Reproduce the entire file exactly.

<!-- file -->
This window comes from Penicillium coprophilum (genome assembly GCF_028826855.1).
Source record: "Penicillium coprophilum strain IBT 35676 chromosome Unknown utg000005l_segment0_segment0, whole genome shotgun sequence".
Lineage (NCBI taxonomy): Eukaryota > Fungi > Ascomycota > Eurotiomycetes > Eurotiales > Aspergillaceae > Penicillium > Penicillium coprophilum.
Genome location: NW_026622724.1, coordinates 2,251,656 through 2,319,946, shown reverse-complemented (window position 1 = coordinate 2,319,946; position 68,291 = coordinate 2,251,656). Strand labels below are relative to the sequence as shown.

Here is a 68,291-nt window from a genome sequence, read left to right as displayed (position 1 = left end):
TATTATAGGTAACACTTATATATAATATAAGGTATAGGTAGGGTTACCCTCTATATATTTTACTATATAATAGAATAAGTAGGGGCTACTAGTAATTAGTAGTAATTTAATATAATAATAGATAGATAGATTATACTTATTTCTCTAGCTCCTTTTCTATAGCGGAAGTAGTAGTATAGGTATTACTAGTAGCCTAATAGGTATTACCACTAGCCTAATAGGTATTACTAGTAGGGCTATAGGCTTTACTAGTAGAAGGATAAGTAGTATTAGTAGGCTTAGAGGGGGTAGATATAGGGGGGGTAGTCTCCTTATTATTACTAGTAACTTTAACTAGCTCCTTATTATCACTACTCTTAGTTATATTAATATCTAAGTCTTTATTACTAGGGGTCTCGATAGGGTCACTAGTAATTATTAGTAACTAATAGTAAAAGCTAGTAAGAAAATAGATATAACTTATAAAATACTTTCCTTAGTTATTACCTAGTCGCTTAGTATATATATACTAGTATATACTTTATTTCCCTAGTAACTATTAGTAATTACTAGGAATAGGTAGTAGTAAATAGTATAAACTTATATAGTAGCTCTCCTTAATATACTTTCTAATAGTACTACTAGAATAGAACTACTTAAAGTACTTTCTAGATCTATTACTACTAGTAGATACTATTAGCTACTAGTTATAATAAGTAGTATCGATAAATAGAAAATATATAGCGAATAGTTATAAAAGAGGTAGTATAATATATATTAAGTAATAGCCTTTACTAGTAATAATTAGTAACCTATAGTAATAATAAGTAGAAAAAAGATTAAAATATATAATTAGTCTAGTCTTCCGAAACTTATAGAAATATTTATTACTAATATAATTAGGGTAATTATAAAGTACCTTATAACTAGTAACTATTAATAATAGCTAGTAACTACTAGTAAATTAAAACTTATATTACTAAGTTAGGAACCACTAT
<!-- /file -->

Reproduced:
This window comes from Penicillium coprophilum (genome assembly GCF_028826855.1).
Source record: "Penicillium coprophilum strain IBT 35676 chromosome Unknown utg000005l_segment0_segment0, whole genome shotgun sequence".
Lineage (NCBI taxonomy): Eukaryota > Fungi > Ascomycota > Eurotiomycetes > Eurotiales > Aspergillaceae > Penicillium > Penicillium coprophilum.
Genome location: NW_026622724.1, coordinates 2,251,656 through 2,319,946, shown reverse-complemented (window position 1 = coordinate 2,319,946; position 68,291 = coordinate 2,251,656). Strand labels below are relative to the sequence as shown.

Here is a 68,291-nt window from a genome sequence, read left to right as displayed (position 1 = left end):
TATTATAGGTAACACTTATATATAATATAAGGTATAGGTAGGGTTACCCTCTATATATTTTACTATATAATAGAATAAGTAGGGGCTACTAGTAATTAGTAGTAATTTAATATAATAATAGATAGATAGATTATACTTATTTCTCTAGCTCCTTTTCTATAGCGGAAGTAGTAGTATAGGTATTACTAGTAGCCTAATAGGTATTACCACTAGCCTAATAGGTATTACTAGTAGGGCTATAGGCTTTACTAGTAGAAGGATAAGTAGTATTAGTAGGCTTAGAGGGGGTAGATATAGGGGGGGTAGTCTCCTTATTATTACTAGTAACTTTAACTAGCTCCTTATTATCACTACTCTTAGTTATATTAATATCTAAGTCTTTATTACTAGGGGTCTCGATAGGGTCACTAGTAATTATTAGTAACTAATAGTAAAAGCTAGTAAGAAAATAGATATAACTTATAAAATACTTTCCTTAGTTATTACCTAGTCGCTTAGTATATATATACTAGTATATACTTTATTTCCCTAGTAACTATTAGTAATTACTAGGAATAGGTAGTAGTAAATAGTATAAACTTATATAGTAGCTCTCCTTAATATACTTTCTAATAGTACTACTAGAATAGAACTACTTAAAGTACTTTCTAGATCTATTACTACTAGTAGATACTATTAGCTACTAGTTATAATAAGTAGTATCGATAAATAGAAAATATATAGCGAATAGTTATAAAAGAGGTAGTATAATATATATTAAGTAATAGCCTTTACTAGTAATAATTAGTAACCTATAGTAATAATAAGTAGAAAAAAGATTAAAATATATAATTAGTCTAGTCTTCCGAAACTTATAGAAATATTTATTACTAATATAATTAGGGTAATTATAAAGTACCTTATAACTAGTAACTATTAATAATAGCTAGTAACTACTAGTAAATTAAAACTTATATTACTAAGTTAGGAACCACTAT